By Reid Spencer, NASCAR Wire Service
HAMPTON, Ga. – Saturday’s NASCAR Cup Series practice answered a lot of questions about the nature of racing at Atlanta Motor Speedway.
With NASCAR’s superspeedway competition package in place for Sunday’s Folds of Honor QuikTrip 500 at the 1.54-mile track (3 p.m. ET on FOX, PRN and SiriusXM NASCAR Radio)., Cup drivers quickly gravitated toward drafting in large, organized packs.
Ricky Stenhouse Jr. topped the speed chart with a lap at 186.616 mph, edging Kyle Busch (186.390 mph) and Christopher Bell (186.321 mph).
“What you saw in practice is really what you’re going to expect,” said Stenhouse, who laid down the fastest time on his 41st and final lap of the session.
“I didn’t think the speeds were going to be as fast as they were… One mistake and you’re going to wipe out just about the entire field, if it’s at the front.”
Both Stenhouse and Bell expect white-knuckled, close-quarters competition in Sunday’s race.
“I found myself holding my breath several times,” Bell said. “It’s a full-blown speedway race, for sure. It’s going to be unlike anything we’ve ever seen, I can promise you that.
“It was full-blown chaos, and we’ve got 500 miles of it tomorrow.”
Ryan Blaney’s comfort level in new Next Gen car is growing
There’s no arguing that defending Folds of Honor QuikTrip 500 winner Ryan Blaney has shown excellent speed this season.
He simply hasn’t had results that reflect the strength of his cars.
Blaney’s fourth-place finishes at Daytona and Phoenix sandwiched results of 18th and 36th at Fontana and Las Vegas, respectively.
As the season has progressed, Blaney has grown more comfortable with the feel of the new Next Gen race car, but he’s still learning its nuances.
“I still feel like everyone is still getting comfortable,” Blaney said. “There are always things you can learn, no matter what car it is for how long you’ve driven a certain race car, but I feel like my comfort level is pretty decent now. You’re still learning things every single week, but going to three very different tracks on the West Coast, you kind of understood what the cars liked, what they wanted, what they didn’t want, what you could or couldn’t do in them.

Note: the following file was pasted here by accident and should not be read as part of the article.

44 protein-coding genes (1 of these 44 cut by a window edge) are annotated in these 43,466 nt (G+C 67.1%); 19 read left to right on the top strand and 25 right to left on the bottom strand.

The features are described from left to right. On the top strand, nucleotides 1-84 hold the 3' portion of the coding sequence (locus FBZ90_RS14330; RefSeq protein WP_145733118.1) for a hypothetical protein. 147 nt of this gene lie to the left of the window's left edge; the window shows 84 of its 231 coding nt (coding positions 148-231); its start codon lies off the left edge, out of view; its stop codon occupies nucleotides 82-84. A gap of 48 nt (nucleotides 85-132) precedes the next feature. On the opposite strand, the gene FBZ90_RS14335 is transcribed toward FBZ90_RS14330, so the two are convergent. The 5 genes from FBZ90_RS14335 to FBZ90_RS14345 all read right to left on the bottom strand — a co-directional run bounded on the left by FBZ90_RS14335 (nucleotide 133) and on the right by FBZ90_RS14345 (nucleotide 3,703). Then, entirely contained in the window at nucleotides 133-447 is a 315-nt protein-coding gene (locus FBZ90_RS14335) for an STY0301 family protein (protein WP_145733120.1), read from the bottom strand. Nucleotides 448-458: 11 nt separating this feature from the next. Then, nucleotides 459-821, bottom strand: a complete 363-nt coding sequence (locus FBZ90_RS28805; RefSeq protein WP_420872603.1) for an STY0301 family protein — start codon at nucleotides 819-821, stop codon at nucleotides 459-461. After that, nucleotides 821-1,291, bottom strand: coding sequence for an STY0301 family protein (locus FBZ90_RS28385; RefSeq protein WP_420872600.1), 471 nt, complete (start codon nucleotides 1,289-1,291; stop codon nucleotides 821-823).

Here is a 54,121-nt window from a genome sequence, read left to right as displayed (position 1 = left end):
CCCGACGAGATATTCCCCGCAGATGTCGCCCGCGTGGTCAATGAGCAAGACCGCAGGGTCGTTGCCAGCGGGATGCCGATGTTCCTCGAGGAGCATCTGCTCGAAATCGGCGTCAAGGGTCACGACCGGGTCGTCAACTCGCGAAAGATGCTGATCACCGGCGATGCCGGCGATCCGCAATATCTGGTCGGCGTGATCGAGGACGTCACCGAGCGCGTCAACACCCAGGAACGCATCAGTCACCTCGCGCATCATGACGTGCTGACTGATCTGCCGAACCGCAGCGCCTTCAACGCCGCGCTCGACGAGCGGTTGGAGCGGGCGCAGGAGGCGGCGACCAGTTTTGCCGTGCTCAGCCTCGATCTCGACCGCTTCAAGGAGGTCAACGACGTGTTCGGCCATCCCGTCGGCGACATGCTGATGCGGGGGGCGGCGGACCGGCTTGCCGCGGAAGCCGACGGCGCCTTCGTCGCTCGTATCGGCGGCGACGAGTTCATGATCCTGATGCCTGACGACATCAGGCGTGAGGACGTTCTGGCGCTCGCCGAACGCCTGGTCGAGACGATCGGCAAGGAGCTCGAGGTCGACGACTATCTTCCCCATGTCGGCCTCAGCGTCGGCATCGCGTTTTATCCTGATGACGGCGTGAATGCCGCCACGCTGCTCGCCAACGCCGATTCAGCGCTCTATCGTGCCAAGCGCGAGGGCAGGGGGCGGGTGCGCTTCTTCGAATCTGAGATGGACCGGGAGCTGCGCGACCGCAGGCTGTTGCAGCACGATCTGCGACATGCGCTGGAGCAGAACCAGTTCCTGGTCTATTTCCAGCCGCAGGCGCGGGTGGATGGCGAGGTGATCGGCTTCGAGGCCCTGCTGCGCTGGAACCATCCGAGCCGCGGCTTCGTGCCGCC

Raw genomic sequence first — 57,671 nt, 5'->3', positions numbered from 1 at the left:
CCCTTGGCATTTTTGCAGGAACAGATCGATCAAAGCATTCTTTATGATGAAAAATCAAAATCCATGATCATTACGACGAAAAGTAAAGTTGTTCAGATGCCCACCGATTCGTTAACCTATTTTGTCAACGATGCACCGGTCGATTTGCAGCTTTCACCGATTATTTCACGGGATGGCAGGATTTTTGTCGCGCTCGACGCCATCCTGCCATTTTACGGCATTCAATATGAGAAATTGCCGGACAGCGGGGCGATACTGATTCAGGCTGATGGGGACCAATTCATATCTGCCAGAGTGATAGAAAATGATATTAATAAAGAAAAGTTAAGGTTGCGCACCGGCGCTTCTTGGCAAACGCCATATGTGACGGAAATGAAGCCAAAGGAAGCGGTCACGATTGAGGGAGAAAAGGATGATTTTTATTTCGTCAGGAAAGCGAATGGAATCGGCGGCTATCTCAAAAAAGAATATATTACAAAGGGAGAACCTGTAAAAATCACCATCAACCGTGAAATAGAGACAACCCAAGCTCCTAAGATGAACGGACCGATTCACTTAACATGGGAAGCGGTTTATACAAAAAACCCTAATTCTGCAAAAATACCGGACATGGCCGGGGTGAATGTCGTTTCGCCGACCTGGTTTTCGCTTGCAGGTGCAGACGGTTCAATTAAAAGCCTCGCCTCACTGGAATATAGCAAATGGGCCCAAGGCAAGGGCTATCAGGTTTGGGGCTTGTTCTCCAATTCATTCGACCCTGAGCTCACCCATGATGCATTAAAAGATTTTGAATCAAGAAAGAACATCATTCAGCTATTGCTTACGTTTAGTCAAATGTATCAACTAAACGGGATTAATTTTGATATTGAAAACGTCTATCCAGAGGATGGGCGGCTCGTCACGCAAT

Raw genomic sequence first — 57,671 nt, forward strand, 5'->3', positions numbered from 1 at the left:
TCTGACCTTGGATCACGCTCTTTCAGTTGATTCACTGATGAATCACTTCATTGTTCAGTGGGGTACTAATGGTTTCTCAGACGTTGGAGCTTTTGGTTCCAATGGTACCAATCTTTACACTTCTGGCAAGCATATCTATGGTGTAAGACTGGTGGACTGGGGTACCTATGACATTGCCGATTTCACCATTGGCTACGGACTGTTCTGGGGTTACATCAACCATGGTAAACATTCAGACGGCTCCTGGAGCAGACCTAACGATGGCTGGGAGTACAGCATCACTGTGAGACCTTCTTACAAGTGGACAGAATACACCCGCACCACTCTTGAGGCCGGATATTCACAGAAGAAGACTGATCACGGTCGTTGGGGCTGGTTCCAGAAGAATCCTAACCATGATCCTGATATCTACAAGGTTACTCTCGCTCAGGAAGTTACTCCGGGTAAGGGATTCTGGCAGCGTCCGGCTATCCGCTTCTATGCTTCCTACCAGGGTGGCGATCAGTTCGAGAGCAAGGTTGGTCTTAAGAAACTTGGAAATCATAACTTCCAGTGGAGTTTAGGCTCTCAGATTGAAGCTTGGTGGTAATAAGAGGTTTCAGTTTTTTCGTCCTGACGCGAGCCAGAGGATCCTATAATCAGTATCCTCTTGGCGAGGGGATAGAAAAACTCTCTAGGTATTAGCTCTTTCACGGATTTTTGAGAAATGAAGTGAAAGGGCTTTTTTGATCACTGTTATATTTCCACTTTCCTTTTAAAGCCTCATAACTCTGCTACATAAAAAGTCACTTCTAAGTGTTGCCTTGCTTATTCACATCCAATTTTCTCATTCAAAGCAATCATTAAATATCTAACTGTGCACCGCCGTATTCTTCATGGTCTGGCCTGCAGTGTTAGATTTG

“So that was a big help having those three races out there at different tracks, and you’re still learning on what changes do what and how much to change, and raceability of those things… They drive and they race really well, so that’s been nice. You’re never going to be fully comfortable, but you’re just trying to get a little more comfortable than everybody else quicker.”
Kurt Busch hopes to go from last to first at Atlanta
On July 11, 2021 at Atlanta Motor Speedway, Kurt Busch took the lead from Kyle Busch with 25 laps left and beat his brother to the finish line by 1.237 seconds.
Within hours of Kurt Busch’s victory, track workers at the 1.54-mile speedway began demolition work for the ultimate repaving and reprofiling of the layout.
The result, completed in December, included new asphalt and banking in the corners increased from 24 to 28 degrees. As fast as the track promised to be, NASCAR adopted a reduced-horsepower superspeedway package for Sunday’s maiden NASCAR Cup Series event.
Busch, a four-time winner at Atlanta, was the last driver to win on Atlanta’s degraded asphalt. He would like nothing better than to be the first to win on the transformed venue.
“That would be a dream come true in a sense with this situation,” Busch said Saturday before Cup practice. “Any time you can win—I would call this—an inaugural style event, it’s labeled for a long time.
“The old track and the character here, I’ll miss it. I’ll miss it after racing on it for so many years, but this is a brand-new AMS, and this is a brand-new type of feel and sequence on what it’s going to take to win. In the driver’s mind, and in a team’s mind, this is hyped up as an inaugural event.”